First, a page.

Despite the international community’s fears that Southern Sudan's referendum would lead to renewed violence or civil war, the voting took place as scheduled on January 9, 2011. The referendum process was notable not for violence, but for its relatively smooth and peaceful nature. This event featured representatives from the Southern Sudan Referendum Commission and the Southern Sudan Referendum Bureau for a discussion of the referendum.

Four months before Southern Sudan’s referendum on whether Southern Sudan would secede was scheduled to take place, U.S. Secretary of State Hilary Clinton called the situation “a ticking time bomb of enormous consequence.”  Yet despite the international community’s fears that the referendum would lead to renewed conflict, the process was notable for its relatively smooth and peaceful nature. The peaceful referendum represented the culmination of immense political, logistical and diplomatic maneuvering by both domestic actors and the international community. Leading the process on the domestic front was the Southern Sudan Referendum Commission (based in Khartoum) and the Southern Sudan Referendum Bureau (based in Juba).

This event featured the Chairmen of the Commission and Bureau and the Commission’s Secretary General for a conversation on the referendum. They shared their insider perspectives on how the referendum moved from what many observers saw as potential disaster to a successful process, and commented on the future of the two Sudans.
 

Speakers:

  • Prof. Mohamed Ibrahim Khalil
    Chairman, Southern Sudan Referendum Commission
  • Justice Chan Reec Madut
    Chairman, Southern Sudan Referendum Bureau
  • Ambassador Mohamed Osman ElNijoumi
    Secretary General, Southern Sudan Referendum Commission
  • Jon Temin, Moderator
    U.S. Institute of Peace

Related Publications

Will the Latest Deal Bring Peace in South Sudan?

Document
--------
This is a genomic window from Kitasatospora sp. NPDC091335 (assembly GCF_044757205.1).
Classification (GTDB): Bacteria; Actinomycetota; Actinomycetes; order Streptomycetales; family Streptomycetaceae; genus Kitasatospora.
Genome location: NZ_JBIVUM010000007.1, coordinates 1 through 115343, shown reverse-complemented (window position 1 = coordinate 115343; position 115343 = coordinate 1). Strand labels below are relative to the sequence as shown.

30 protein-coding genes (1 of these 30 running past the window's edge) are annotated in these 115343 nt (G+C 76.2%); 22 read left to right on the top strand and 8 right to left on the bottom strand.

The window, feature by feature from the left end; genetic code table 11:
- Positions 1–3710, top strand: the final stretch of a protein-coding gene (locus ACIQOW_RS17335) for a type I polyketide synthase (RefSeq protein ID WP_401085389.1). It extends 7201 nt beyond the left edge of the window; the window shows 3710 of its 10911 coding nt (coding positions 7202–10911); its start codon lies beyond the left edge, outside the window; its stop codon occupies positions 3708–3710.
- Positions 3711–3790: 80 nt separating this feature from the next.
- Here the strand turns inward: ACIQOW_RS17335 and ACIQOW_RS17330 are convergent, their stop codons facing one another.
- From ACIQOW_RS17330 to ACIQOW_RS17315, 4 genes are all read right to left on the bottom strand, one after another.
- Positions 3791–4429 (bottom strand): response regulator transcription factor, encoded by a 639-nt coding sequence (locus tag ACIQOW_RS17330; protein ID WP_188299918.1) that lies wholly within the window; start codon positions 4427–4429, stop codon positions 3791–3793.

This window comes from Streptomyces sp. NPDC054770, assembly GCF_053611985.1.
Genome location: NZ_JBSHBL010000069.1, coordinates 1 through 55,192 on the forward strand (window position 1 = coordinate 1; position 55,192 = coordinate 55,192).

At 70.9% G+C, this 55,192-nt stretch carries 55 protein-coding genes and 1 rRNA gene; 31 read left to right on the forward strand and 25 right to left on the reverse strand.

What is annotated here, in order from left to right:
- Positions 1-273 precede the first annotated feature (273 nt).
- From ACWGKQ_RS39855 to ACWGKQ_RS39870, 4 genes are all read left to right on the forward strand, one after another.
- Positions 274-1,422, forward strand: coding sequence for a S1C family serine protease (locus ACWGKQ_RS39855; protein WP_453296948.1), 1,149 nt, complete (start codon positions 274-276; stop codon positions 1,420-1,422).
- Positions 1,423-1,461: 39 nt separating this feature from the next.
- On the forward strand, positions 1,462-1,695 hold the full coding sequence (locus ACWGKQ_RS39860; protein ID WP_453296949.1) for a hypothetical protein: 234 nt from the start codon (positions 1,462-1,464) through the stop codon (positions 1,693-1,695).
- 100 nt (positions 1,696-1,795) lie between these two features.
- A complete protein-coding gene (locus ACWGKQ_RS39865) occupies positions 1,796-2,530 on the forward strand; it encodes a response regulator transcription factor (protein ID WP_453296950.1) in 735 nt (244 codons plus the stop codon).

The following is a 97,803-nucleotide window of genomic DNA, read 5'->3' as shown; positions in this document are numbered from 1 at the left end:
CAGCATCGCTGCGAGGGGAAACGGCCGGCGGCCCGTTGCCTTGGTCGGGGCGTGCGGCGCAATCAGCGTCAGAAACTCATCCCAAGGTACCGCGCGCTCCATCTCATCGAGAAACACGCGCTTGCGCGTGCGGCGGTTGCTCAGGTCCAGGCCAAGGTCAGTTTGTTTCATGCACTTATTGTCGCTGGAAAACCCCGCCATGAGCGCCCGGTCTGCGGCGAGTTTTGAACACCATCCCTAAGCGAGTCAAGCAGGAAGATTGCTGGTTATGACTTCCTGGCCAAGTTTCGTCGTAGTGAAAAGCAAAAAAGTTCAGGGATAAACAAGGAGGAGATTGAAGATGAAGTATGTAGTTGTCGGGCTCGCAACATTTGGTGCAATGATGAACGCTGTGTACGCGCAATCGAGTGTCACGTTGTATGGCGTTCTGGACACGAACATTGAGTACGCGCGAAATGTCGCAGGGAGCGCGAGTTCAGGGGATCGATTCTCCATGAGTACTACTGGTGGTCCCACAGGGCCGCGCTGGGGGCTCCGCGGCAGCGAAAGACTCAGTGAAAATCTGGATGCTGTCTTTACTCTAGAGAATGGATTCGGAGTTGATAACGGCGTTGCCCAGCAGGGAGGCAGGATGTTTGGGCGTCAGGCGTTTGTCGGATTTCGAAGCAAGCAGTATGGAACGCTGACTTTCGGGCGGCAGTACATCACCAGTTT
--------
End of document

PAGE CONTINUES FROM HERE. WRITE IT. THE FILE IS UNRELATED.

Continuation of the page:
Will the Latest Deal Bring Peace in South Sudan?

Monday, August 20, 2018

By: Aly Verjee; Payton Knopf

On August 5, the warring parties in South Sudan signed an agreement which calls for the formation of another power-sharing government. The previous power-sharing government collapsed in July 2016, and the war has since spread throughout the country. USIP’s Aly Verjee and Payton Knopf discuss the developments that led to the deal, identify the agreement’s risks and deficiencies, and assess future prospects for the peace process.

Peace Processes

Susan Stigant on South Sudan

Susan Stigant on South Sudan

Thursday, June 28, 2018

By: Susan Stigant

Can South Sudan—the world’s youngest country—find peace? USIP’s Susan Stigant discusses the country’s political crisis and how its exacerbated by the outgrowth of opposition groups, millions of displaced citizens, and other complex challenges to restoring stability. Nevertheless, Stigant explains that peace is possible with U.S. leadership.

Democracy & Governance

Strong Words Alone will not Deliver Peace to South Sudan

Strong Words Alone will not Deliver Peace to South Sudan

Thursday, June 7, 2018

By: Aly Verjee

At the end of May, after only four days, South Sudan’s long-delayed peace talks once again adjourned without reaching a viable agreement. The failure to reach a deal comes only weeks after the White House declared that the Government of South Sudan had “lost credibility,” expressed deep frustration at the “lack of progress toward an agreement,” and warned that “more than seven million people will face life-threatening hunger in the coming months,” as a result of the crisis.

Mediation, Negotiation & Dialogue

View All Publications